The freshest, and most painful, memory for the Russian Railroad Company, for example, is the railroad that they were supposed to build between Benghazi and Sirte in Libya - a $2.2 billion project that appears now to be lost due to the civil war. A source close to the railroad company said that now that there is in-fighting between the groups that toppled Libyan leader Muammar Gaddafi, it is not even clear with whom to negotiate.

It is possible to manage some of the political risks with insurance, but even if a company is protected by insurance, it frequently takes several months for claims to be processed and evaluated. There is also the problem with finding appropriate credit.

"In natural resource mining, it is possible to recoup costs relatively quickly, but for equipment exports we need a longer credit line, which often presents a problem," said one representative at the forum.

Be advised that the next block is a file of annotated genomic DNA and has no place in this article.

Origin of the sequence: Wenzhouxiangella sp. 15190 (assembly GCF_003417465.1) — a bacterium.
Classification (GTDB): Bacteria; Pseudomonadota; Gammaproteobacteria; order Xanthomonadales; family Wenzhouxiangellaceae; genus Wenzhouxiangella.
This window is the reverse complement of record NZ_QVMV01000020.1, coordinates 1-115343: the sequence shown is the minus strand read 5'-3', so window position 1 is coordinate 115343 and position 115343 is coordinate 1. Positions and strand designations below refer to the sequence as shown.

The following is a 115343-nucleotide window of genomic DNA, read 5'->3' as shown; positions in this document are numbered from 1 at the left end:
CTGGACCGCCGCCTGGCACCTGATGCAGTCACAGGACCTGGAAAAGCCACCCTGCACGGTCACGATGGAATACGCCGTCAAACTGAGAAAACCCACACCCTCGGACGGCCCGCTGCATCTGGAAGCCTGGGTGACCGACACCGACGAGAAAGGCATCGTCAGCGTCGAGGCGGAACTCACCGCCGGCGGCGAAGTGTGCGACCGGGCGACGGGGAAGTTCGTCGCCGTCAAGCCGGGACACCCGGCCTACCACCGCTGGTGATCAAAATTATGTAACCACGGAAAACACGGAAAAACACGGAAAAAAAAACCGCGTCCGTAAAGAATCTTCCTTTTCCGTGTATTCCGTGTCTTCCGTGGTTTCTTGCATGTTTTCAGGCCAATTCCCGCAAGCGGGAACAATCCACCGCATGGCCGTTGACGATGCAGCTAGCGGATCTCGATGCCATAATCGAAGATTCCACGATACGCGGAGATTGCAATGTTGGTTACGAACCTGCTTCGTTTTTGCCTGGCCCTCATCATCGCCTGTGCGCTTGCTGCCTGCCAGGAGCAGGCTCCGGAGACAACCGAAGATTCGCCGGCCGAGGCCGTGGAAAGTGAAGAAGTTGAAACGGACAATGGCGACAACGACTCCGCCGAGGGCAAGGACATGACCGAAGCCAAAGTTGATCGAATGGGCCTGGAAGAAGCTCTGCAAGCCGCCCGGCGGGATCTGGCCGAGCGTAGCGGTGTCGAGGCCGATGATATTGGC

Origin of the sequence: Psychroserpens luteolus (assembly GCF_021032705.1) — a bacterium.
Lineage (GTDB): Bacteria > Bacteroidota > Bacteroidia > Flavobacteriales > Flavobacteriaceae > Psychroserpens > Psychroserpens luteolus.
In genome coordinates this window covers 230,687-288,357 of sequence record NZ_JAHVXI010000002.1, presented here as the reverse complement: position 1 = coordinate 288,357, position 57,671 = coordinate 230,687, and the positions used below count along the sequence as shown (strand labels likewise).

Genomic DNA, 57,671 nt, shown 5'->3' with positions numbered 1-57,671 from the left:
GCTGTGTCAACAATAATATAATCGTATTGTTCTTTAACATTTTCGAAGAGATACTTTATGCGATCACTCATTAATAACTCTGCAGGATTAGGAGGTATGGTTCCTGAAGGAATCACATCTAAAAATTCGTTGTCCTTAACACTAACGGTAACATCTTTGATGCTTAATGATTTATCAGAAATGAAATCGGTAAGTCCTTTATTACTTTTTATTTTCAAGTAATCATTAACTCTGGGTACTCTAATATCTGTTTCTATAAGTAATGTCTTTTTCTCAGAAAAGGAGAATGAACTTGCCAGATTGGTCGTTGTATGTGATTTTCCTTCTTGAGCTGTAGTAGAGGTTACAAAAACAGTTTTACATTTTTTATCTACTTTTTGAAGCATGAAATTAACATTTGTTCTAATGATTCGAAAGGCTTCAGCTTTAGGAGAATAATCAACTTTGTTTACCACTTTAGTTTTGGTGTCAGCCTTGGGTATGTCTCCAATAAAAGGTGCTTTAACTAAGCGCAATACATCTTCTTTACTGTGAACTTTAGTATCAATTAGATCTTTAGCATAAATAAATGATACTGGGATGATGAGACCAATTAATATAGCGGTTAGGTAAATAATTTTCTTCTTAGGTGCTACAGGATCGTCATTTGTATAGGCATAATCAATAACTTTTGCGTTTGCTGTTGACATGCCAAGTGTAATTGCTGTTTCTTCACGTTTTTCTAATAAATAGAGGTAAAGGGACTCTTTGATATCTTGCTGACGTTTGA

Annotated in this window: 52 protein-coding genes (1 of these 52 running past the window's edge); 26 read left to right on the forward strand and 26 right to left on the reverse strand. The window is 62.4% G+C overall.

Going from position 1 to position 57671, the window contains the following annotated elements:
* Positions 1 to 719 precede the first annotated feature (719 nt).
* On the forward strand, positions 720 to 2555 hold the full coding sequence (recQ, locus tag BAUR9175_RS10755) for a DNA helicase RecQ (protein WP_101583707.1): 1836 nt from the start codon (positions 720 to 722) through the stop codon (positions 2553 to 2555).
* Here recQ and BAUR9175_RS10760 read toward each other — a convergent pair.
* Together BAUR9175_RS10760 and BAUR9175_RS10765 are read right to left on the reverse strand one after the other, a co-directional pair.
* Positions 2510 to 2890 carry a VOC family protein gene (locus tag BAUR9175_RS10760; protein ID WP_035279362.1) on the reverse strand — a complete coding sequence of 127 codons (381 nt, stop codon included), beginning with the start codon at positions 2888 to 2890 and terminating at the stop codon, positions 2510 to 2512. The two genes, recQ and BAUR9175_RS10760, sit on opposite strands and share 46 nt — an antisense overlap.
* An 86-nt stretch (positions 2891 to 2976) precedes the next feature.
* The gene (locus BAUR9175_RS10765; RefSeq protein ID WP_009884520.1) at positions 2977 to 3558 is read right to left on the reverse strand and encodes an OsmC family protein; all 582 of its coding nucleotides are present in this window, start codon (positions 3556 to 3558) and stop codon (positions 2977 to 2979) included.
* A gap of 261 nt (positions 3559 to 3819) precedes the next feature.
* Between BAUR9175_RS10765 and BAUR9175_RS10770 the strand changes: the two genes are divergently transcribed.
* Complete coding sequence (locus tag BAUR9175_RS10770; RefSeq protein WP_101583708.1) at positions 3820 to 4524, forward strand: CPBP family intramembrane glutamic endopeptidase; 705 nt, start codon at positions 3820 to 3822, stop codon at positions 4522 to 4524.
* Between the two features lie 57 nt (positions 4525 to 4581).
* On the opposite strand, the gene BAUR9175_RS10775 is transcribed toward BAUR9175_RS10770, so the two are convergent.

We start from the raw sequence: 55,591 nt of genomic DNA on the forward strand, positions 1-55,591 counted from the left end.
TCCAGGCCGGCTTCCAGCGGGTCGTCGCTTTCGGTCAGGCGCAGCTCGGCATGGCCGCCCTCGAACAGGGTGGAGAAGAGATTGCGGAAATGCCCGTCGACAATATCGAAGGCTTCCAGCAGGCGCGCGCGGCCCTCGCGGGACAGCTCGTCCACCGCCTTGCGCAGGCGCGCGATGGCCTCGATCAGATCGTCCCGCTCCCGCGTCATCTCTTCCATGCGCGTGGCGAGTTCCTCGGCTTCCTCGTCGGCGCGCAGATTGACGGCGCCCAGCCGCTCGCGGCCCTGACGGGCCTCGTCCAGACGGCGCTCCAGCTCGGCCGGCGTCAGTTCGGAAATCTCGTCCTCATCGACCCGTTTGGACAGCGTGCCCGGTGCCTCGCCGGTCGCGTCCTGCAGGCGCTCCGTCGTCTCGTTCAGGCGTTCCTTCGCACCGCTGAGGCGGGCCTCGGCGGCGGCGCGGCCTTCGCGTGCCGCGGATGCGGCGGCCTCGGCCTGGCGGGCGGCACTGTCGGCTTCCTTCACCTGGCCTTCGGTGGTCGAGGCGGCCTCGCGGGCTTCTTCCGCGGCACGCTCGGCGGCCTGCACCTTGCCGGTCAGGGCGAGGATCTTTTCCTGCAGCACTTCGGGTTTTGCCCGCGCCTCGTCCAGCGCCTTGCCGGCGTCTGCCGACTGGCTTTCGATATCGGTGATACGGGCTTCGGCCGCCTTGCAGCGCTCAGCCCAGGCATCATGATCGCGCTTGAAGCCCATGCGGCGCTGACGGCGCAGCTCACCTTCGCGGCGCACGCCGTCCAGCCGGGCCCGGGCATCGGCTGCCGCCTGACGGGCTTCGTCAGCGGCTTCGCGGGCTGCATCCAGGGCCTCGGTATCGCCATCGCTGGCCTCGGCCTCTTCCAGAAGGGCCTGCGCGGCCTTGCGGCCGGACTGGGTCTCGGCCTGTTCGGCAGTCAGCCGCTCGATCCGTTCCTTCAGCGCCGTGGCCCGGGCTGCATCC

But the most important problem that the Russians discussed was the competition with China. "It is useless to fight with the Chinese," said a Russian diplomat working in Africa. "They give Africa colossal amounts of credit on very good terms, and at the end of an important contract, they always give a gift - free construction of schools and hospitals," he continued.

The truth in his words was evident right there in Addis Ababa : China is building a new headquarters for the African Union as a gift, and the Sheraton Hotel, where the forum was held, was built by Chinese businessmen. China did $126.9 billion worth of business in Africa last year, while Russia did only $3.7 billion.